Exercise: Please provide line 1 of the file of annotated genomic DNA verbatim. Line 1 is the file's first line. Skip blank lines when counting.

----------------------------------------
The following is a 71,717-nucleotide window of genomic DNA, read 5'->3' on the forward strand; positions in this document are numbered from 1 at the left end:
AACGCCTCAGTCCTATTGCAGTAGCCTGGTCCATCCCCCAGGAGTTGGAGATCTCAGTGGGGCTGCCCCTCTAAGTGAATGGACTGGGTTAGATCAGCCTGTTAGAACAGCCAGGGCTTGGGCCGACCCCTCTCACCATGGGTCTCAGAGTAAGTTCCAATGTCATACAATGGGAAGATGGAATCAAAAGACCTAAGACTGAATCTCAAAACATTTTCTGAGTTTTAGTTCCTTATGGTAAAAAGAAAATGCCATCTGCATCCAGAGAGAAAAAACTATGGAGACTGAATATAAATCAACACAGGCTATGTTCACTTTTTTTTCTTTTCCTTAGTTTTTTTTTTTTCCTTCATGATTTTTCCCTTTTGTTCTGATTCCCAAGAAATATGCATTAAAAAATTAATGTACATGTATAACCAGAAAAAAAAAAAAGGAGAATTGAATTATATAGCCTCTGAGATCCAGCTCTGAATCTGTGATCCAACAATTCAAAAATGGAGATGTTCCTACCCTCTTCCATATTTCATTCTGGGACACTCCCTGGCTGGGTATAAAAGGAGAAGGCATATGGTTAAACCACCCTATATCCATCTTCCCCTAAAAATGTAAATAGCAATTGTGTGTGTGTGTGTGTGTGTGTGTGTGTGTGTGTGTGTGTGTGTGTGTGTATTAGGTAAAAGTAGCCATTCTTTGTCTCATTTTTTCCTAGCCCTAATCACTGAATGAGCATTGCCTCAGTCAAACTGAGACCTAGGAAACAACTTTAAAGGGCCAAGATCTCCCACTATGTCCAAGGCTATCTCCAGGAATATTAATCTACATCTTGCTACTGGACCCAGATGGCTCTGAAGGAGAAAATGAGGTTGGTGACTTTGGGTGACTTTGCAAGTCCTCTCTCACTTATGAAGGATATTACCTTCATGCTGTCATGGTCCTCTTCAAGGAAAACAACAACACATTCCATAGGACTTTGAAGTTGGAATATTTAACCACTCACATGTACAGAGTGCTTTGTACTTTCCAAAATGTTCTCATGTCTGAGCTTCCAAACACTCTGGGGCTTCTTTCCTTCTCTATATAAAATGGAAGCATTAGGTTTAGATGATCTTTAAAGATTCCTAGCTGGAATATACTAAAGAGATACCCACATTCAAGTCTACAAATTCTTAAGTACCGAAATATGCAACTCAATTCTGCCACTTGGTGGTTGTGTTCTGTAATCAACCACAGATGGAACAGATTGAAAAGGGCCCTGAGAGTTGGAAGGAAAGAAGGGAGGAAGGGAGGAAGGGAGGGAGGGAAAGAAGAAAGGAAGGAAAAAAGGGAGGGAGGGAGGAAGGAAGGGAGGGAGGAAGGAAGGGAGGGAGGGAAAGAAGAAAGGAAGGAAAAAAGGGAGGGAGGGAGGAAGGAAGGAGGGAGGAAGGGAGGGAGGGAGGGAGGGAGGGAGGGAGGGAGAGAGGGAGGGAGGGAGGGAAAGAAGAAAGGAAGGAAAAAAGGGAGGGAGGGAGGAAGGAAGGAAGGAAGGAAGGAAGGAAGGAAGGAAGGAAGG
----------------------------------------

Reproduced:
The following is a 71,717-nucleotide window of genomic DNA, read 5'->3' on the forward strand; positions in this document are numbered from 1 at the left end: